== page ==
The Moon’s Dark Seas Are Scars From Ancient Strikes—Even Bigger Than We Thought

Mare Imbrium, one of the large dark basalt "seas" on the Moon's near side. (Photo: J. Major)
Mare Imbrium—the “Sea of Rains”—one of the large dark basalt lava flows on the Moon’s near side. (Photo: J. Major)

When you look up at a full or full-ish Moon you can’t help but notice the large dark spots that mark its Earth-facing side. These form the face of what many call the “Man in the Moon” (or the body of a Moon rabbit, to others) and are individually called mare (“MAR-ay”) which is the Latin word for sea. Early astronomers thought they were bodies of water, but in reality they are solidified dark lava flows from ancient lunar impact events that occurred several billion years ago.

One of the biggest lunar seas, Mare Imbrium (see above), had for a while been thought to have been created by the impact of an asteroid or meteorite somewhere around 50 miles across, based solely on computer models.

Now, research conducted by Brown University professor Dr. Peter Schultz—a specialist in lunar and planetary impacts—indicates that the object that formed Mare Imbrium was likely more massive and of much larger size than once thought…perhaps even as big as 190 miles wide.

Not satisfied with mere computer models, Dr. Schultz (a well-spoken and affable man whom I’ve had the pleasure to meet in person at Brown’s Northeast Planetary Data Center) used the Vertical Gun Range at NASA’s Ames Research Center in California to study actual impact events in miniature scale.

His research found that curious scratches and grooves on the Moon’s surface around Imbrium—previously unexplained geological features—were likely created by shattered pieces of the impactor upon point of first contact with the Moon.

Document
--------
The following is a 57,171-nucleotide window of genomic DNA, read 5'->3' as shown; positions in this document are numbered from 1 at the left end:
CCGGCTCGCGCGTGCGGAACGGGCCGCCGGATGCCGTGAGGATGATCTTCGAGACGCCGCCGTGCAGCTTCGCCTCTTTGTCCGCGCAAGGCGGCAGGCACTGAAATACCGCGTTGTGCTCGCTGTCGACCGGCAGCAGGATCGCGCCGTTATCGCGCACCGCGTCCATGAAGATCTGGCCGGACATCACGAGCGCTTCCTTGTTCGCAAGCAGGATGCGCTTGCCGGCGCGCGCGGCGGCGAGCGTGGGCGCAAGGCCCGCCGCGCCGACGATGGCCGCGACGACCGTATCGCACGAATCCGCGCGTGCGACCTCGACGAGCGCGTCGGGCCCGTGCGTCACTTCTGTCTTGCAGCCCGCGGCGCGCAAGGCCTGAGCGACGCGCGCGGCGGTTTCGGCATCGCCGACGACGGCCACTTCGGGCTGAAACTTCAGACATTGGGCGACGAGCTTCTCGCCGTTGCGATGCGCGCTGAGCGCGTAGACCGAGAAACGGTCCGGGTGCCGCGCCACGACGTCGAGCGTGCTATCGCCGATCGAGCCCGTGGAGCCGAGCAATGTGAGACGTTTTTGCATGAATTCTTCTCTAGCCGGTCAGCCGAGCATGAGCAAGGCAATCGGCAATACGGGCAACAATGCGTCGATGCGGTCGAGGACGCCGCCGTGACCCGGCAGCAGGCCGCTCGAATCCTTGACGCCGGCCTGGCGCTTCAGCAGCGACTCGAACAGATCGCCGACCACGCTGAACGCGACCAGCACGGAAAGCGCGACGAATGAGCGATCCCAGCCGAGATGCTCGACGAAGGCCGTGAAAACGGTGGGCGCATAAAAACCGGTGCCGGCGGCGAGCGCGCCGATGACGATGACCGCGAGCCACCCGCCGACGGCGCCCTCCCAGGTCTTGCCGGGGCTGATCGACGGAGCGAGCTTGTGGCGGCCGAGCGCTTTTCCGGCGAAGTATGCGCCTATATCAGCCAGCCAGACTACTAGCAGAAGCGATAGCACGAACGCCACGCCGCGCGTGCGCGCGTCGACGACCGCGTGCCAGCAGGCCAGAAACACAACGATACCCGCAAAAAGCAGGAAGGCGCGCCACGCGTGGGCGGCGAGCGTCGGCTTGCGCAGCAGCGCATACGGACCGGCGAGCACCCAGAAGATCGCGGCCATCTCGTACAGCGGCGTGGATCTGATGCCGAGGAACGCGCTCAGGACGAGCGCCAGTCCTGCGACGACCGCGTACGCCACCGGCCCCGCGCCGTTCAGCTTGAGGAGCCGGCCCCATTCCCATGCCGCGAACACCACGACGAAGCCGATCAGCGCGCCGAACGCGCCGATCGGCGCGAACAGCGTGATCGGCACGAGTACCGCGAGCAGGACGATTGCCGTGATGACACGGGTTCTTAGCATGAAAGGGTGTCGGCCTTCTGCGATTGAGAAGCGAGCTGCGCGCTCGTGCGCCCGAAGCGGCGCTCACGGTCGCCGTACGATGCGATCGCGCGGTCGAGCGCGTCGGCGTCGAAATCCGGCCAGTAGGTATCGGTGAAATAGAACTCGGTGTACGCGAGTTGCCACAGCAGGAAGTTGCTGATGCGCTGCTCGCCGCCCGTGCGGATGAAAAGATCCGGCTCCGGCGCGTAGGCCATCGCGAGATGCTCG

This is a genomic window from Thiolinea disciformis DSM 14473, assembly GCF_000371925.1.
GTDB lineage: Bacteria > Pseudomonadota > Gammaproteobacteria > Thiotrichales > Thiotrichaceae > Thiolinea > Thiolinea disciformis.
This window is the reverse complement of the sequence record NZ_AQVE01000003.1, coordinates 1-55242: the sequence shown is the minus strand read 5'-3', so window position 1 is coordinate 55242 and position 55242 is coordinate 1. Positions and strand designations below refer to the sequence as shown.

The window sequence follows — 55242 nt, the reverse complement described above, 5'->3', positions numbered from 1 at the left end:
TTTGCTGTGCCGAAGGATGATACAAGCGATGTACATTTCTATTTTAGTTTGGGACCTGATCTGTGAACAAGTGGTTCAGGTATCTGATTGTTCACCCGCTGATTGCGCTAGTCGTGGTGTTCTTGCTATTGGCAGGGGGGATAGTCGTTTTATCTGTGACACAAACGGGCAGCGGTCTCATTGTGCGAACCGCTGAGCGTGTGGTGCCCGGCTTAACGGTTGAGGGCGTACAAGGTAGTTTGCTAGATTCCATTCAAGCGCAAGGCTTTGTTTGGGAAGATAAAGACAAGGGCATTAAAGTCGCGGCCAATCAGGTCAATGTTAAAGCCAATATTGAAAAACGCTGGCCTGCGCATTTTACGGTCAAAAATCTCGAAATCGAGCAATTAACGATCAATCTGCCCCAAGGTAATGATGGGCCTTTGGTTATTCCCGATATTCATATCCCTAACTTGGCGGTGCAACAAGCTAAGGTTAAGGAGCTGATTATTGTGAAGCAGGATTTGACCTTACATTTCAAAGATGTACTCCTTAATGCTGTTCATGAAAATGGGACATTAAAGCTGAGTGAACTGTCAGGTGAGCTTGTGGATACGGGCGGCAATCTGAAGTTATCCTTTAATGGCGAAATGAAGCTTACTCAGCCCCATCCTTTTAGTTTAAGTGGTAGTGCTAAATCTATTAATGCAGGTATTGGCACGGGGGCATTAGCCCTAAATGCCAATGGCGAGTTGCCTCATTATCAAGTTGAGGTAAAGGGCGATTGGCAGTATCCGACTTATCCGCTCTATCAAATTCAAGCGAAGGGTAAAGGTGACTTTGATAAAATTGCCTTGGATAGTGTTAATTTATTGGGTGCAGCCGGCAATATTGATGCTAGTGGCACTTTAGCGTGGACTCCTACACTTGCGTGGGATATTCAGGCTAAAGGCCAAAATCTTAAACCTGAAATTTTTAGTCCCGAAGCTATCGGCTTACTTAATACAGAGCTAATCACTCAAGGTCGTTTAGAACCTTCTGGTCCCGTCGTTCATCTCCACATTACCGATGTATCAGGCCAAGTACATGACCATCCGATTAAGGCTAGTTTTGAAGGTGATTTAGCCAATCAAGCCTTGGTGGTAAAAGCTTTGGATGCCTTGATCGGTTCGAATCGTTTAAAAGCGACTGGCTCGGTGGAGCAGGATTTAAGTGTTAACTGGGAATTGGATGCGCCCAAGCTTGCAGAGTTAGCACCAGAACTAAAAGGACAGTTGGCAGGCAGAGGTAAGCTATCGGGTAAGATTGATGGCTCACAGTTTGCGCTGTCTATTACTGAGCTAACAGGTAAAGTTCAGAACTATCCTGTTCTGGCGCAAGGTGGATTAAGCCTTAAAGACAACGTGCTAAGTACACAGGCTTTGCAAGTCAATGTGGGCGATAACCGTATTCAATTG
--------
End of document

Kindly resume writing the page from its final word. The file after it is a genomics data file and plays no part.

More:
Based on his observations and further calculations by David Crawford from Sandia National Laboratories, whatever object struck the Moon 3.8 to 4 billion years ago was at least 150 miles across—about half the size of Vesta, currently the second-largest world in the main asteroid belt.

“We show that Imbrium was likely formed by an absolutely enormous object, large enough to be classified as a protoplanet,” Schultz said. “This is the first estimate for the Imbrium impactor’s size that is based largely on the geological features we see on the Moon.”

In addition to identifying the source of Mare Imbrium, these findings hint at the type of environment that our planet existed within during the early years of the Solar System. If the Moon was impacted often by such large rogue objects, then it only stands to reason that Earth, four times larger, was also subject to enormous strikes.

“The large basins we see on the Moon and elsewhere are the record of lost giants,” said Schultz.

Read more here in a news release from Brown University.

Source: Brown University